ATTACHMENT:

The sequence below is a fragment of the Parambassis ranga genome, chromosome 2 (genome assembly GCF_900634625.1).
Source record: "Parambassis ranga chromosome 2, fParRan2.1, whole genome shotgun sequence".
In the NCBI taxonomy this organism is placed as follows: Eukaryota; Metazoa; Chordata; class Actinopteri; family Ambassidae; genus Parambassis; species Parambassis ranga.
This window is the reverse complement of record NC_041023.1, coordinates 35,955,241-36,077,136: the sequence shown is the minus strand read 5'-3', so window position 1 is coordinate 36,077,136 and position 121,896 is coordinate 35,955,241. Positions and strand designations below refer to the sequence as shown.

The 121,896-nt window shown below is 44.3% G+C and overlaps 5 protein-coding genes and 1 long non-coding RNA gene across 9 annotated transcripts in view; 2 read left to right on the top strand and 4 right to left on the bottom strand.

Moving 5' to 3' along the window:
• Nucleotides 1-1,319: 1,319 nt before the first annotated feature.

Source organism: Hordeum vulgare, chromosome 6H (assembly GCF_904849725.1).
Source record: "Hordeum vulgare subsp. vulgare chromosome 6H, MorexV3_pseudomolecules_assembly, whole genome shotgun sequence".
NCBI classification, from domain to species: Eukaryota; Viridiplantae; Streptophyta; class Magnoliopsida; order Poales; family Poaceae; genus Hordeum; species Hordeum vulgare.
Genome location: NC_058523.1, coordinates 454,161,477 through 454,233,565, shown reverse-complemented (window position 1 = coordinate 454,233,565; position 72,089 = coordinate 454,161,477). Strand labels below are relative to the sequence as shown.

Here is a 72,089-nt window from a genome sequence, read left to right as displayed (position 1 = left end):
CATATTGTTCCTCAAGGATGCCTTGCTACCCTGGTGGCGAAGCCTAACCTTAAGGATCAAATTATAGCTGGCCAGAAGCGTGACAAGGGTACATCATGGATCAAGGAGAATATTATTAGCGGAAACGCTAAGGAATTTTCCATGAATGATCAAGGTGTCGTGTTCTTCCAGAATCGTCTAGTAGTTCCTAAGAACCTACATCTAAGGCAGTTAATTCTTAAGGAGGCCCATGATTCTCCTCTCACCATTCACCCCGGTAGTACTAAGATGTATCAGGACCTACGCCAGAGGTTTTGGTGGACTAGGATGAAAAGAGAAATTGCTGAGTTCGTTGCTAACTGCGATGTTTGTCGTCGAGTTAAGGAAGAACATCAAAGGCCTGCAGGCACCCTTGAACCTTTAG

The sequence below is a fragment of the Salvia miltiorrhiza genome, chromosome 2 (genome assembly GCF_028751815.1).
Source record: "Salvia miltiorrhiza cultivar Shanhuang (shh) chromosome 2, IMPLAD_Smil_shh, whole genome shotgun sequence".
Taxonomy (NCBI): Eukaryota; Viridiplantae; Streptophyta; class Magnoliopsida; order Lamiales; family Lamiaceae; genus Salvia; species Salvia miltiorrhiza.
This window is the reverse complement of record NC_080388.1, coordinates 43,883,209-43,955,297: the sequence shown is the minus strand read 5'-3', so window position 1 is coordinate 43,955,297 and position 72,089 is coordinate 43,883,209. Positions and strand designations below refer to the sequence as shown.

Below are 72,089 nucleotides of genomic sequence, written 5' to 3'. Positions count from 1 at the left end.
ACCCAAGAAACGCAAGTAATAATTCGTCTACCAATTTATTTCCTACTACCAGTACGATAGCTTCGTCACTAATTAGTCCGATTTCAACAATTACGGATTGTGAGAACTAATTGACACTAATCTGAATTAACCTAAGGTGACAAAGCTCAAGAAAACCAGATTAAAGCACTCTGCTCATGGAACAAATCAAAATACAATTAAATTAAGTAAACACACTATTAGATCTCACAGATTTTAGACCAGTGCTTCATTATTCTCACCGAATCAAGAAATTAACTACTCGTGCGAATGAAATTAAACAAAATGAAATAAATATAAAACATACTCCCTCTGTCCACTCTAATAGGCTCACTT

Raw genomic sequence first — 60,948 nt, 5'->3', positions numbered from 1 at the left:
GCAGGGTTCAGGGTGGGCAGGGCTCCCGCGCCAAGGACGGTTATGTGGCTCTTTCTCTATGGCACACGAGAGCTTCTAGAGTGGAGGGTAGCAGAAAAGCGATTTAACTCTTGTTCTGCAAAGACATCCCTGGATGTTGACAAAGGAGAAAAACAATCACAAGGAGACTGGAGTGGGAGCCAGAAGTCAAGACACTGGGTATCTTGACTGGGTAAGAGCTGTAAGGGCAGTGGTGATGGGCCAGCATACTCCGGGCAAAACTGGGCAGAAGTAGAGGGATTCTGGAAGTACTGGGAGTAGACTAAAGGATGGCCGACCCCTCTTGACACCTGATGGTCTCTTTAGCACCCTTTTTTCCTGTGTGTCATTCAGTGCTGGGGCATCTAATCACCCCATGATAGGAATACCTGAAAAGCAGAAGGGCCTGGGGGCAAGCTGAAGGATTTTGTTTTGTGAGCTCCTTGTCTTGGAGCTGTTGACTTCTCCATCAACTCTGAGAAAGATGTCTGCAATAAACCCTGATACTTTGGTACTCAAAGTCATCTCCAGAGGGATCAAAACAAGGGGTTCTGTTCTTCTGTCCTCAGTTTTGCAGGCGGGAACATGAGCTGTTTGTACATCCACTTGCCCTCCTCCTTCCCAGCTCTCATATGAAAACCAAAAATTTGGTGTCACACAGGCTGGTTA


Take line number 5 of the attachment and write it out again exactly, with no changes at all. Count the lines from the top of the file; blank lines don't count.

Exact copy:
The 121,896-nt window shown below is 44.3% G+C and overlaps 5 protein-coding genes and 1 long non-coding RNA gene across 9 annotated transcripts in view; 2 read left to right on the top strand and 4 right to left on the bottom strand.